Ben Carson is pictured.
Joshua Roberts/Reuters

A morning roundup of the day’s news.

HUD pilot: Housing Secretary Ben Carson has picked his hometown Detroit as a guinea pig for a new federal program aiming to boost the self-sufficiency of those receiving housing assistance. The plan calls for 10 community hubs, called “EnVision Centers,” located on or near public housing projects, to focus on education, leadership, health, and economic empowerment. Housing Wire reports:

The centers will form partnerships with federal agencies, state and local governments, non-profits, faith-based organizations, corporations, public housing authorities and housing finance agencies. EnVision Centers will utilize public-private resources to impact the community.

… “EnVision Centers are designed to help people take the first few steps towards self-sufficiency,” Carson said. “Every household we are able to help graduate from HUD-assistance allows HUD to help one more family in need.”

  • See also: Portland Mayor Ted Wheeler launched a Twitter attack on Carson yesterday—suggesting he “step aside and allow someone up to the task to lead—after the secretary’s comment that government funding wasn’t the only solution for the West Coast’s housing and homelessness crises. (Oregon Live)

Fires still raging: Northern San Diego lost 4,100 acres and 20 buildings yesterday in the wildfires that continue to ravage Southern California, prompting evacuations of more than 100,000 people. In the midst of it, the Los Angeles Fire Department is testing a new technology: a drone using thermal imaging to seek out hot spots and property damage. (Los Angeles Times)

All aboard Florida: The first private high-speed rail service in the U.S. is debuting this month along Florida’s densest corridor, projected to take as many as 3 million cars off the road. The $3 billion Brightline express starts with service from West Palm Beach to Fort Lauderdale, with plans to expand to Miami and Orlando. (NPR)

No home for the holidays: In London, four out of five families displaced by the Grenfell Tower fire last June are still seeking housing, and almost half will spend Christmas in hotel rooms, according to the support group for the disaster victims. (Guardian)

Bourbon tourism: Looking to ramp up its tourism game, Lexington, Kentucky, is exploring the idea of a signature festival—and it may make most sense to capitalize on the city’s location along the “Bourbon Trail.” (Herald-Leader)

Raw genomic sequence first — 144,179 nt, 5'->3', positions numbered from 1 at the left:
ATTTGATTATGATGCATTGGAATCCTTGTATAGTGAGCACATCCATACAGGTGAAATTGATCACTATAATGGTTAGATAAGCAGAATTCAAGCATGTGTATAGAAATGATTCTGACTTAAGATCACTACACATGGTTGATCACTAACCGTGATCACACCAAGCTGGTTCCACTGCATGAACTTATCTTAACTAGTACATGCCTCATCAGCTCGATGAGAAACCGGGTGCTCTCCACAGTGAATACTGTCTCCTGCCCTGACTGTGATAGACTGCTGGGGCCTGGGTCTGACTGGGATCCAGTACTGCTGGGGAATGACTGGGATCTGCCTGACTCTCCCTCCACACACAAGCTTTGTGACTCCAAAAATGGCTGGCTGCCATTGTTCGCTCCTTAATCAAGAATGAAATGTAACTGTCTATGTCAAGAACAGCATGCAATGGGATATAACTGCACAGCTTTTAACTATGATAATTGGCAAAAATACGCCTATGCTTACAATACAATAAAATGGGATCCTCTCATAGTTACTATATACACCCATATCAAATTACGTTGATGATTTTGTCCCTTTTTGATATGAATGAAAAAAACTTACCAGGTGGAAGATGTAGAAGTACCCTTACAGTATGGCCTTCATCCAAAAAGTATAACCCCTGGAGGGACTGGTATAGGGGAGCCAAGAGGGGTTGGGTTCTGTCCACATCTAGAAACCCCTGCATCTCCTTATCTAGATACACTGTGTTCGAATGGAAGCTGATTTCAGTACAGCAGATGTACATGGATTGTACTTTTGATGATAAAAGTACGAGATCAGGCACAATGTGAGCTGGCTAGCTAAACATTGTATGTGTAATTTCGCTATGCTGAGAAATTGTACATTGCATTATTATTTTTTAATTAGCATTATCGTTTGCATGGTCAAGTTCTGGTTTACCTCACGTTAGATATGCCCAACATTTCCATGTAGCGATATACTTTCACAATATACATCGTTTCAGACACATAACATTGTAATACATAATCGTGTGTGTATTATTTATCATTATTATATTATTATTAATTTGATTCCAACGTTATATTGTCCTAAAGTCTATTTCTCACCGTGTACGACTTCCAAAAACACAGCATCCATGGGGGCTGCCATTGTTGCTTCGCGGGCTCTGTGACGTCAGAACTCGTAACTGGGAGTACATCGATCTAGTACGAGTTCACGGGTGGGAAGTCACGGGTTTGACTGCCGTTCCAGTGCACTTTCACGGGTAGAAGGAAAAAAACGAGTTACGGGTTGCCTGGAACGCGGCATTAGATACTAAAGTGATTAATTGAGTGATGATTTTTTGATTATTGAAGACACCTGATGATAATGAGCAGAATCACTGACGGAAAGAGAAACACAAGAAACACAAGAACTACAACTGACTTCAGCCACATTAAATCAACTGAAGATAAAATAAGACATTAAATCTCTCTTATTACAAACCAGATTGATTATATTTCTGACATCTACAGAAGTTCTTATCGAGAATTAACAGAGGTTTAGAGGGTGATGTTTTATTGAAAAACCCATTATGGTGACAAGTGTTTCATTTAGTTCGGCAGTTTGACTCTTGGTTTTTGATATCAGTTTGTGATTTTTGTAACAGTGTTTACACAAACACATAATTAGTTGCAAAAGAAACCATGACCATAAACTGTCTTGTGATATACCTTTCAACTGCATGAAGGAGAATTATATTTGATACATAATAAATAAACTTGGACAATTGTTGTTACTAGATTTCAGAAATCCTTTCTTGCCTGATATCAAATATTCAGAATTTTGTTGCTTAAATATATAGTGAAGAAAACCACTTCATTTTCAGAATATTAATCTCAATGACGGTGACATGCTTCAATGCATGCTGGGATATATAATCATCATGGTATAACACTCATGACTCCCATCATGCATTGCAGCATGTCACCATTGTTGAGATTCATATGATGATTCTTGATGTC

The urban lens:

Life on the Grid 🗝 . #WESTSB

A post shared by WEST.SB (@west.sb) on

Share your city on Instagram using #citylabontheground.

About the Author

Most Popular

  1. A photo of an abandoned building in Providence, Rhode Island.
    Perspective

    There's No Such Thing as a Dangerous Neighborhood

    Most serious urban violence is concentrated among less than 1 percent of a city’s population. So why are we still criminalizing whole areas?

  2. a photo of a WeWork office building
    Life

    What WeWork’s Demise Could Do to NYC Real Estate

    The troubled coworking company is the largest office tenant in New York City. What happens to the city’s commercial real estate market if it goes under?

  3. a photo of Extinction Rebellion climate change protesters in London
    Environment

    When Climate Activists Target Public Transit

    The climate protest movement Extinction Rebellion is facing a backlash after disrupting commuters on the London Underground.

  4. Life

    Why Do Instagram Playgrounds Keep Calling Themselves Museums?

    The bustling industry of immersive, Instagram-friendly experiences has put a new spin on the word museum.

  5. a photo of cyclists riding beside a streetcar in the Mid Market neighborhood in San Francisco, California.
    Transportation

    San Francisco’s Busiest Street Is Going Car-Free

    A just-approved plan will redesign Market Street to favor bikes, pedestrians, and public transit vehicles. But the vote to ban private cars didn’t happen overnight.

×